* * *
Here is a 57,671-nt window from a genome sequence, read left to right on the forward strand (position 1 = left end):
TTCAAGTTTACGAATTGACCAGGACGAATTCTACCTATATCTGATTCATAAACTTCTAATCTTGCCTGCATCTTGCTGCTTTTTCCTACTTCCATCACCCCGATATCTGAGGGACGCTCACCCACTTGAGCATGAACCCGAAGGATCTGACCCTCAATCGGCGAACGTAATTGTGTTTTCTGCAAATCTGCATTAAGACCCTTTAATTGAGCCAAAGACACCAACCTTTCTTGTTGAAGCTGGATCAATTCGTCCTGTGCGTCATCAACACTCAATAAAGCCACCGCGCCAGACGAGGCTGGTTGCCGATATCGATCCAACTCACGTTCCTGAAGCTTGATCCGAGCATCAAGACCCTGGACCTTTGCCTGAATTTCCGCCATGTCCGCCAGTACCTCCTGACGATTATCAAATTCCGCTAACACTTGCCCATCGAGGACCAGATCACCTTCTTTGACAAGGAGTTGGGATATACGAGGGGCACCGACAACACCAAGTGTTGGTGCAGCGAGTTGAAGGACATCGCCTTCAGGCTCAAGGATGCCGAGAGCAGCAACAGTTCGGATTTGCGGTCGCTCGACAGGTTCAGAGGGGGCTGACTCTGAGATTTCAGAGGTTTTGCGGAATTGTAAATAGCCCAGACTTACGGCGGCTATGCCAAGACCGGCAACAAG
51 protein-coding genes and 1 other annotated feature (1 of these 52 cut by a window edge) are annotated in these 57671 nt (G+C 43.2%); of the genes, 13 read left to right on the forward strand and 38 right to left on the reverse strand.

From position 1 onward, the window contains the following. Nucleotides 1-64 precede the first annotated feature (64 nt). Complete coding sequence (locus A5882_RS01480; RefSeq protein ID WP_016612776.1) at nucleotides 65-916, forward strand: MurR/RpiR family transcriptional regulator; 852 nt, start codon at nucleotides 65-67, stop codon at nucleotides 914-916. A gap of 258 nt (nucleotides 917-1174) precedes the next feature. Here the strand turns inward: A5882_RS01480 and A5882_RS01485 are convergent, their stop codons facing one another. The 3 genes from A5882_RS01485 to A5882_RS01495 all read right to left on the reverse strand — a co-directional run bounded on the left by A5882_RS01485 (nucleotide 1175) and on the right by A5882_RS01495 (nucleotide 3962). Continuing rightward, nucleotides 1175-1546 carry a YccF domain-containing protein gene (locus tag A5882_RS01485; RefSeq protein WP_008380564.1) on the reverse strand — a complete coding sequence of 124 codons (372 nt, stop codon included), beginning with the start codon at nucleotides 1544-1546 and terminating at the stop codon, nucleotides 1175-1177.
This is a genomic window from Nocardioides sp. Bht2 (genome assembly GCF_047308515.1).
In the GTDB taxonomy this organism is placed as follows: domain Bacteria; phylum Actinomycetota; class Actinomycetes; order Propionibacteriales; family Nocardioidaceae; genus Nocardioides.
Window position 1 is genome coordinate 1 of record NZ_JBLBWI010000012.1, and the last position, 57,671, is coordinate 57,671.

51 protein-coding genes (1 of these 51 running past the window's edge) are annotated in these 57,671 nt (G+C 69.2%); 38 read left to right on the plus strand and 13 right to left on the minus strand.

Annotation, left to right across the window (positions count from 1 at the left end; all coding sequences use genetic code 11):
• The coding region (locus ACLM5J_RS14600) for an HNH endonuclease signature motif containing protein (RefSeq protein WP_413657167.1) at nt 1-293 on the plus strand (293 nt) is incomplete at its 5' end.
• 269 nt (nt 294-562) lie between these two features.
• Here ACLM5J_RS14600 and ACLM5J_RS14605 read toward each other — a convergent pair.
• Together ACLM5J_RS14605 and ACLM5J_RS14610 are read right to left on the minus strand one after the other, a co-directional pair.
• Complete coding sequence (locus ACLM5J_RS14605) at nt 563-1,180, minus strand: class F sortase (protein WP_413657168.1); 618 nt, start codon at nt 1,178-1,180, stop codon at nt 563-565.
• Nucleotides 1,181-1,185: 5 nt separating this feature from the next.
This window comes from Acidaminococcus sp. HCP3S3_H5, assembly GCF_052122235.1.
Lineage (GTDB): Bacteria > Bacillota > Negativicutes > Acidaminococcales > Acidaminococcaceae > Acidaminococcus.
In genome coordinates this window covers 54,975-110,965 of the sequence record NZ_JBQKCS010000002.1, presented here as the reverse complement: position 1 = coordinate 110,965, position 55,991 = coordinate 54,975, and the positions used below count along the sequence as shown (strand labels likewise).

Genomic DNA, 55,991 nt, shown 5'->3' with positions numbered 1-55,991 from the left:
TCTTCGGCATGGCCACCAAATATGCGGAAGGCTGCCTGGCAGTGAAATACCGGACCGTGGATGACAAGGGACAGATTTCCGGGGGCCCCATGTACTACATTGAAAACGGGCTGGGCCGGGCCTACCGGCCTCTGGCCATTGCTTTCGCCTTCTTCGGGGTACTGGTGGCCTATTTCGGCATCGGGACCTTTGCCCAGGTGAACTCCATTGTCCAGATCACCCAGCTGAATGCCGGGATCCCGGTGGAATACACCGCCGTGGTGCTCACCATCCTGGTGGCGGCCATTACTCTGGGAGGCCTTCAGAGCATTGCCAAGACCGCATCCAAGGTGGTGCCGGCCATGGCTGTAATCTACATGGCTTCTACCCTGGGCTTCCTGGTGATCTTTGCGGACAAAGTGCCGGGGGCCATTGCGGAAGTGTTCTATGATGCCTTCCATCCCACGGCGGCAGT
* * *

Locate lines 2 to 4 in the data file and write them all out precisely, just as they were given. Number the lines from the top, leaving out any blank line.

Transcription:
TTCAAGTTTACGAATTGACCAGGACGAATTCTACCTATATCTGATTCATAAACTTCTAATCTTGCCTGCATCTTGCTGCTTTTTCCTACTTCCATCACCCCGATATCTGAGGGACGCTCACCCACTTGAGCATGAACCCGAAGGATCTGACCCTCAATCGGCGAACGTAATTGTGTTTTCTGCAAATCTGCATTAAGACCCTTTAATTGAGCCAAAGACACCAACCTTTCTTGTTGAAGCTGGATCAATTCGTCCTGTGCGTCATCAACACTCAATAAAGCCACCGCGCCAGACGAGGCTGGTTGCCGATATCGATCCAACTCACGTTCCTGAAGCTTGATCCGAGCATCAAGACCCTGGACCTTTGCCTGAATTTCCGCCATGTCCGCCAGTACCTCCTGACGATTATCAAATTCCGCTAACACTTGCCCATCGAGGACCAGATCACCTTCTTTGACAAGGAGTTGGGATATACGAGGGGCACCGACAACACCAAGTGTTGGTGCAGCGAGTTGAAGGACATCGCCTTCAGGCTCAAGGATGCCGAGAGCAGCAACAGTTCGGATTTGCGGTCGCTCGACAGGTTCAGAGGGGGCTGACTCTGAGATTTCAGAGGTTTTGCGGAATTGTAAATAGCCCAGACTTACGGCGGCTATGCCAAGACCGGCAACAAG
51 protein-coding genes and 1 other annotated feature (1 of these 52 cut by a window edge) are annotated in these 57671 nt (G+C 43.2%); of the genes, 13 read left to right on the forward strand and 38 right to left on the reverse strand.

From position 1 onward, the window contains the following. Nucleotides 1-64 precede the first annotated feature (64 nt). Complete coding sequence (locus A5882_RS01480; RefSeq protein ID WP_016612776.1) at nucleotides 65-916, forward strand: MurR/RpiR family transcriptional regulator; 852 nt, start codon at nucleotides 65-67, stop codon at nucleotides 914-916. A gap of 258 nt (nucleotides 917-1174) precedes the next feature. Here the strand turns inward: A5882_RS01480 and A5882_RS01485 are convergent, their stop codons facing one another. The 3 genes from A5882_RS01485 to A5882_RS01495 all read right to left on the reverse strand — a co-directional run bounded on the left by A5882_RS01485 (nucleotide 1175) and on the right by A5882_RS01495 (nucleotide 3962). Continuing rightward, nucleotides 1175-1546 carry a YccF domain-containing protein gene (locus tag A5882_RS01485; RefSeq protein WP_008380564.1) on the reverse strand — a complete coding sequence of 124 codons (372 nt, stop codon included), beginning with the start codon at nucleotides 1544-1546 and terminating at the stop codon, nucleotides 1175-1177.